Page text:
Disease-modifying properties of long-term lithium treatment for amnestic mild cognitive impairment: randomised controlled trial.

Laboratory of Neuroscience (LIM 27) Department and Institute of Psychiatry, Faculty of Medicine, University of São Paulo, Rua Dr. Ovídio Pires de Campos 785, 05403-010 - São Paulo, SP, Brazil. .
The British journal of psychiatry: the journal of mental science (Impact Factor: 7.34). 05/2011; 198(5):351-6. DOI: 10.1192/bjp.bp.110.080044
Source: PubMed

ABSTRACT Two recent clinical studies support the feasibility of trials to evaluate the disease-modifying properties of lithium in Alzheimer's disease, although no benefits were obtained from short-term treatment.
To evaluate the effect of long-term lithium treatment on cognitive and biological outcomes in people with amnestic mild cognitive impairment (aMCI).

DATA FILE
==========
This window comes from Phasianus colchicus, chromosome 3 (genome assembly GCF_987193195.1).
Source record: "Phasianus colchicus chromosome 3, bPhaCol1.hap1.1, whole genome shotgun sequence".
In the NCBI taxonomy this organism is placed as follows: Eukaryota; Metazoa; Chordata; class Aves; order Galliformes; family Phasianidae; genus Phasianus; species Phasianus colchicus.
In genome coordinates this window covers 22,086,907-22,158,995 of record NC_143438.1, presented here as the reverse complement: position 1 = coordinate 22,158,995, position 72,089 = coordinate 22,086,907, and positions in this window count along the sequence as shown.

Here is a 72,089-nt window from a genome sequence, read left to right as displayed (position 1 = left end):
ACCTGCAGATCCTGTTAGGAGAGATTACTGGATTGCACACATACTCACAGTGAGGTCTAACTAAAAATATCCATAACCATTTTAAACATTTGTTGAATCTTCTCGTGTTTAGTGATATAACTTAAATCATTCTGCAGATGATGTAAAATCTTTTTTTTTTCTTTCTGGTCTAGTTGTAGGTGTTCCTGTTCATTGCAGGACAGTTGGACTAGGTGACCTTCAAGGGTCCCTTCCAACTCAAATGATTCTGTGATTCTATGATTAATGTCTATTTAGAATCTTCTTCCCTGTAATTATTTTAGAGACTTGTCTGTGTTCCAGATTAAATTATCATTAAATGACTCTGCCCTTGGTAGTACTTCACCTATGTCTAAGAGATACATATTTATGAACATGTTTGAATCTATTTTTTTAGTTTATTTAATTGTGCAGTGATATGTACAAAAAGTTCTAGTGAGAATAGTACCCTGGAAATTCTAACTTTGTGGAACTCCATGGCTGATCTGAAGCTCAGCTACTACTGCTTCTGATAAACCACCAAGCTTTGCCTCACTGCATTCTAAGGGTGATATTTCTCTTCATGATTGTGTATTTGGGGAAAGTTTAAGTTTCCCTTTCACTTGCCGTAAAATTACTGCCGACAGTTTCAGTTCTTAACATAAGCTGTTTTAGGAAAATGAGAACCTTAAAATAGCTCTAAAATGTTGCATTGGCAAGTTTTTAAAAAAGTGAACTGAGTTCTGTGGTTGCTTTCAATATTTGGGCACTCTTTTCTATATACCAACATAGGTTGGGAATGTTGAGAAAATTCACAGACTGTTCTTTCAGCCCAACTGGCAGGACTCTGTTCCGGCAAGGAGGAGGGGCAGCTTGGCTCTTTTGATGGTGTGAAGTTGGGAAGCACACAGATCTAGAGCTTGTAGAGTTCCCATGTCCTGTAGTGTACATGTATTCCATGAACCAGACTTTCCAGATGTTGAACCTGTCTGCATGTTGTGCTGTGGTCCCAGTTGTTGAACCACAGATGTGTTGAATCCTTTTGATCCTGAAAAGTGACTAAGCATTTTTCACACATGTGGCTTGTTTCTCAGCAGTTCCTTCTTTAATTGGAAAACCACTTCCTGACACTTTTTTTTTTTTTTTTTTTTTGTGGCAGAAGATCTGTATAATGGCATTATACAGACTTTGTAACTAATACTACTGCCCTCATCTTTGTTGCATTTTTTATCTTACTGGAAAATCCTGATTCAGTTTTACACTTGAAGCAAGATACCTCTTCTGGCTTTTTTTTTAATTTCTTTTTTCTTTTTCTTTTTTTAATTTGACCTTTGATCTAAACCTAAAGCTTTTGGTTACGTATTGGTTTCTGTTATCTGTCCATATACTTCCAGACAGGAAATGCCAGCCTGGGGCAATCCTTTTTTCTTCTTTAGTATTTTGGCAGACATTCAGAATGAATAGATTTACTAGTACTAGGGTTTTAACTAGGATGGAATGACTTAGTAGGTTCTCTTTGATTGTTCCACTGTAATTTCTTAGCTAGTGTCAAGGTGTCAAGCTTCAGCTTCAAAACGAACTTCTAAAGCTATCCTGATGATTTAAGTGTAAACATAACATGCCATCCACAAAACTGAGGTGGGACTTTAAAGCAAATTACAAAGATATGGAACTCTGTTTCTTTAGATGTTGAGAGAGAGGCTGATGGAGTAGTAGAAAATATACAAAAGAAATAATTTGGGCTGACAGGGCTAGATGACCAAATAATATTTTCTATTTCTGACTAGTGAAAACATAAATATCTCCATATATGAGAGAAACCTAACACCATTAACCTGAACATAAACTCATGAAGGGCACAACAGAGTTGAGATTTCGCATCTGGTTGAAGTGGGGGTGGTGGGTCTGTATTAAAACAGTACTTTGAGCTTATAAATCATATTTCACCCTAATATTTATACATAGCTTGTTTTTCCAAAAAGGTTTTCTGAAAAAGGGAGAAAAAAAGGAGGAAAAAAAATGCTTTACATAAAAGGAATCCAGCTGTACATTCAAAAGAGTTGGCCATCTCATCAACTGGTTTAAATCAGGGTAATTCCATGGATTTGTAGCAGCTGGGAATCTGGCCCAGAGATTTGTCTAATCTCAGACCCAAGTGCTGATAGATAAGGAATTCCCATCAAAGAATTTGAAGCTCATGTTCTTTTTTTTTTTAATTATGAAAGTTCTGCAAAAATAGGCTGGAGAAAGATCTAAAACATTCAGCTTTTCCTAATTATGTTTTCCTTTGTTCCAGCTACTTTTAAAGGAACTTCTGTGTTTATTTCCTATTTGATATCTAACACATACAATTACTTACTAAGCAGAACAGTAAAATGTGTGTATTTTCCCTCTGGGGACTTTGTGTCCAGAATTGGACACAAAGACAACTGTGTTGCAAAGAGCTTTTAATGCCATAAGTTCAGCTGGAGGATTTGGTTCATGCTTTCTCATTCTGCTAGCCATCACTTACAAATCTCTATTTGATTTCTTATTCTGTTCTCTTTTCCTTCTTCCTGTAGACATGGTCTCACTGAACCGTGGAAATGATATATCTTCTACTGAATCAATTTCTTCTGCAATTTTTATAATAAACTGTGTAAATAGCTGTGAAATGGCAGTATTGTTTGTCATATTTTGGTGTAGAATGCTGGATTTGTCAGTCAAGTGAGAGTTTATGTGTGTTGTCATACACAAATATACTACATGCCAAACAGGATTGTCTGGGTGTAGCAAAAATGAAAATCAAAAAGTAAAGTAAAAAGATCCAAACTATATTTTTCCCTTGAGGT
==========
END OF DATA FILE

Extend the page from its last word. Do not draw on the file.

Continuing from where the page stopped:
Forty-five participants with aMCI were randomised to receive lithium (0.25-0.5 mmol/l) (n = 24) or placebo (n = 21) in a 12-month, double-blind trial. Primary outcome measures were the modification of cognitive and functional test scores, and concentrations of cerebrospinal fluid (CSF) biomarkers (amyloid-beta peptide (Aβ(42)), total tau (T-tau), phosphorylated-tau) (P-tau). Trial registration: NCT01055392.
Lithium treatment was associated with a significant decrease in CSF concentrations of P-tau (P = 0.03) and better perform-ance on the cognitive subscale of the Alzheimer's Disease Assessment Scale and in attention tasks. Overall tolerability of lithium was good and the adherence rate was 91%.
The present data support the notion that lithium has disease-modifying properties with potential clinical implications in the prevention of Alzheimer's disease.


Available from: Breno Satler Diniz, May 24, 2015
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